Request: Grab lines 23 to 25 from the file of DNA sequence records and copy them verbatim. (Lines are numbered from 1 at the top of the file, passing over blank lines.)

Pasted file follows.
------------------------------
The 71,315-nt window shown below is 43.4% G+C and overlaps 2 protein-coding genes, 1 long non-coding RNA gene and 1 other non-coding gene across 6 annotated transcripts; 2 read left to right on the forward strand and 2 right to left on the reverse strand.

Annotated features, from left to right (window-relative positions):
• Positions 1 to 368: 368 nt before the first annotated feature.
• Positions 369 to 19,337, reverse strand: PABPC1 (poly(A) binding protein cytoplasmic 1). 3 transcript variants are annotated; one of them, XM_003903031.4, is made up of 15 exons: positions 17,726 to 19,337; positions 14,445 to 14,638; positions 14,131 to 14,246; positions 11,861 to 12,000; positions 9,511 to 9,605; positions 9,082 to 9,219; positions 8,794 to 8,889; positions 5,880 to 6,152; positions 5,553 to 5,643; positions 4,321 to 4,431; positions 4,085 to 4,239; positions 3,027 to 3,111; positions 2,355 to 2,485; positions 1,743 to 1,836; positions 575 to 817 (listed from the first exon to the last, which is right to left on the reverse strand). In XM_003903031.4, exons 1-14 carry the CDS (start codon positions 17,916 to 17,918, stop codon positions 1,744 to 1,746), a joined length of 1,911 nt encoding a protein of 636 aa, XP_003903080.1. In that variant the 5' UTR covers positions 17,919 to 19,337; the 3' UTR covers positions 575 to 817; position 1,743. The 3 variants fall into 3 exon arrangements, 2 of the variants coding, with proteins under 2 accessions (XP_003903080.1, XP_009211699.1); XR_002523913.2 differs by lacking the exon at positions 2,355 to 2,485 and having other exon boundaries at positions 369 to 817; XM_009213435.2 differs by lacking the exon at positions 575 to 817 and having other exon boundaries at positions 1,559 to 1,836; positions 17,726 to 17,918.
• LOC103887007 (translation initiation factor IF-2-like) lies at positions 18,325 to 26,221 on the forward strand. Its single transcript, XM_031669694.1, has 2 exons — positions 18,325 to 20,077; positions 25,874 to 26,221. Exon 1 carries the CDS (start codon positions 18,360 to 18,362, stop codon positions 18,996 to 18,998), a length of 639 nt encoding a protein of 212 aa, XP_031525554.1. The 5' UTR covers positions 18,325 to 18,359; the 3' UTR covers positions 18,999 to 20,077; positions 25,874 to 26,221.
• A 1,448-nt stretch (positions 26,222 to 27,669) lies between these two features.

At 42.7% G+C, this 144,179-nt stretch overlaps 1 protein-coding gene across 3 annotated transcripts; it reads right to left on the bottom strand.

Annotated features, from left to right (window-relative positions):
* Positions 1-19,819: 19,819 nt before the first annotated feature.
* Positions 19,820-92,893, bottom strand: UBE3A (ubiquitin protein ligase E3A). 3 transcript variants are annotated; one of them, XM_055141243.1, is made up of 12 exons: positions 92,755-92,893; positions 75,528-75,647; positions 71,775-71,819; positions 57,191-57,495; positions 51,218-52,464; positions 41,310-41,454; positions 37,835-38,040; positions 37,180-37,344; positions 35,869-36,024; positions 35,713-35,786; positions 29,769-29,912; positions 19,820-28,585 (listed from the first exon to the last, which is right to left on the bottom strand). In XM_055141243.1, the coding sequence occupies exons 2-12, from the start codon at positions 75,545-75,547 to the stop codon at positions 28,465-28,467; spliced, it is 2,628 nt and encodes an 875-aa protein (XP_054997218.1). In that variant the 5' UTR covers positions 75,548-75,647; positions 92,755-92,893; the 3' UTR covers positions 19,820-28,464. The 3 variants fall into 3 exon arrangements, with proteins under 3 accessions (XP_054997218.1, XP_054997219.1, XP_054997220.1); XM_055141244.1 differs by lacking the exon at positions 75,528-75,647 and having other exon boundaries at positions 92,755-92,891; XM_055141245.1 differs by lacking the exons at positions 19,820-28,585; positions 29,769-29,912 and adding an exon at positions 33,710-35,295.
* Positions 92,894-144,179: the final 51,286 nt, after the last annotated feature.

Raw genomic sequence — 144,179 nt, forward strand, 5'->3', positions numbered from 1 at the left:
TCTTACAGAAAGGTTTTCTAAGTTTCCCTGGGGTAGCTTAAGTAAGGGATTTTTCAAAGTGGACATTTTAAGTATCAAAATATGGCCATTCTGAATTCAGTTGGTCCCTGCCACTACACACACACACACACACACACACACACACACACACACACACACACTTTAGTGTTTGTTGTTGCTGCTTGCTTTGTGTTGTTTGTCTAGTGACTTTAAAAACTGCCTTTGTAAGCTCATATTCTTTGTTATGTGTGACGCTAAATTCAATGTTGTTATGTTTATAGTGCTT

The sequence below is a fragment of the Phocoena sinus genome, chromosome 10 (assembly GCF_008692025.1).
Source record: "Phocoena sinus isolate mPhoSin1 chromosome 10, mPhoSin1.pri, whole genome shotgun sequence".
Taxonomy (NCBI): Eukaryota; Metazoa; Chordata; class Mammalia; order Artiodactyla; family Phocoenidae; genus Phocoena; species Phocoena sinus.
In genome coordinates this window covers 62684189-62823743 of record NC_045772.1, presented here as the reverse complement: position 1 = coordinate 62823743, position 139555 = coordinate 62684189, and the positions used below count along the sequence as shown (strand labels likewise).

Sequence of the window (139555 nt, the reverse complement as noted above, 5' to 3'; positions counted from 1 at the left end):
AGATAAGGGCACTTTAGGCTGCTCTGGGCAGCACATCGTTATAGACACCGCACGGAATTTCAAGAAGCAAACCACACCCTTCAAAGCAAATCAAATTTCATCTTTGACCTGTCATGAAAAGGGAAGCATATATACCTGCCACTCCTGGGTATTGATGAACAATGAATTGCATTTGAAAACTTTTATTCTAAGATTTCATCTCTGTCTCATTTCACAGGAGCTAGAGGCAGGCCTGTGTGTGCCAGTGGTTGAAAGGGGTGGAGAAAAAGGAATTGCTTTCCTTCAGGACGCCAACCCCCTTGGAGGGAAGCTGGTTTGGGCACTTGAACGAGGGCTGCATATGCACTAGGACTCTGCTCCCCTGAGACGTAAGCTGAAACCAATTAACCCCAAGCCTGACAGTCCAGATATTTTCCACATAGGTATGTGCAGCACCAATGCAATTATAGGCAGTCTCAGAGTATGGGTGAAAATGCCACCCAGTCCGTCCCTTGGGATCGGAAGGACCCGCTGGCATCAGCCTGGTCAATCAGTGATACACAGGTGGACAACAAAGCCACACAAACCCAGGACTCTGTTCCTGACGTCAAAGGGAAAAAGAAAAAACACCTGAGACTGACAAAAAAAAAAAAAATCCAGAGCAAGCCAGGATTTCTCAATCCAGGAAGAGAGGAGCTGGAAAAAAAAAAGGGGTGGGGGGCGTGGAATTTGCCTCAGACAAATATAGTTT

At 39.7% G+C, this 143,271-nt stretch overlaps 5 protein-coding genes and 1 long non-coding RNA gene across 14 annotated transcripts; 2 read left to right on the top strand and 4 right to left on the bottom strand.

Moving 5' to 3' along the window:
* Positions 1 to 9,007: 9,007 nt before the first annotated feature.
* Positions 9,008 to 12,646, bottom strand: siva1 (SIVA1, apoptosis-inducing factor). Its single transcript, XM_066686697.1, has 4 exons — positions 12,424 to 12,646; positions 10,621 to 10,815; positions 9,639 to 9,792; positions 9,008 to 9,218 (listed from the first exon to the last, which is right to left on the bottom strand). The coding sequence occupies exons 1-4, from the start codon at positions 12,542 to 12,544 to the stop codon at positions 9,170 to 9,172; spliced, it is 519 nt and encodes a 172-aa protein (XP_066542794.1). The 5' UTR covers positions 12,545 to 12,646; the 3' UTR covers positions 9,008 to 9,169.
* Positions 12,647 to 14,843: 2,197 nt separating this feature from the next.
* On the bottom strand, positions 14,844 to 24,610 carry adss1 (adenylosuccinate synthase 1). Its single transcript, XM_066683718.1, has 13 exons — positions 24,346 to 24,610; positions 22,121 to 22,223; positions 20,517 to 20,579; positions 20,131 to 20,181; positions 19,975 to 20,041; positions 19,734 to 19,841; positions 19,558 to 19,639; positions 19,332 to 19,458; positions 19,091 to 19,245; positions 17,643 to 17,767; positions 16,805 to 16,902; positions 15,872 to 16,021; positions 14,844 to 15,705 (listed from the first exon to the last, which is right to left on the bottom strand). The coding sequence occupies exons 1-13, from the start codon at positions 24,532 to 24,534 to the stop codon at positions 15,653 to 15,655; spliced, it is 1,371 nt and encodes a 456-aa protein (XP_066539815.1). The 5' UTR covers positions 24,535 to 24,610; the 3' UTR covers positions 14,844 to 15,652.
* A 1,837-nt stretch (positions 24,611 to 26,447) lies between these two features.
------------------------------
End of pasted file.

* Positions 9,008 to 12,646, bottom strand: siva1 (SIVA1, apoptosis-inducing factor). Its single transcript, XM_066686697.1, has 4 exons — positions 12,424 to 12,646; positions 10,621 to 10,815; positions 9,639 to 9,792; positions 9,008 to 9,218 (listed from the first exon to the last, which is right to left on the bottom strand). The coding sequence occupies exons 1-4, from the start codon at positions 12,542 to 12,544 to the stop codon at positions 9,170 to 9,172; spliced, it is 519 nt and encodes a 172-aa protein (XP_066542794.1). The 5' UTR covers positions 12,545 to 12,646; the 3' UTR covers positions 9,008 to 9,169.
* Positions 12,647 to 14,843: 2,197 nt separating this feature from the next.
* On the bottom strand, positions 14,844 to 24,610 carry adss1 (adenylosuccinate synthase 1). Its single transcript, XM_066683718.1, has 13 exons — positions 24,346 to 24,610; positions 22,121 to 22,223; positions 20,517 to 20,579; positions 20,131 to 20,181; positions 19,975 to 20,041; positions 19,734 to 19,841; positions 19,558 to 19,639; positions 19,332 to 19,458; positions 19,091 to 19,245; positions 17,643 to 17,767; positions 16,805 to 16,902; positions 15,872 to 16,021; positions 14,844 to 15,705 (listed from the first exon to the last, which is right to left on the bottom strand). The coding sequence occupies exons 1-13, from the start codon at positions 24,532 to 24,534 to the stop codon at positions 15,653 to 15,655; spliced, it is 1,371 nt and encodes a 456-aa protein (XP_066539815.1). The 5' UTR covers positions 24,535 to 24,610; the 3' UTR covers positions 14,844 to 15,652.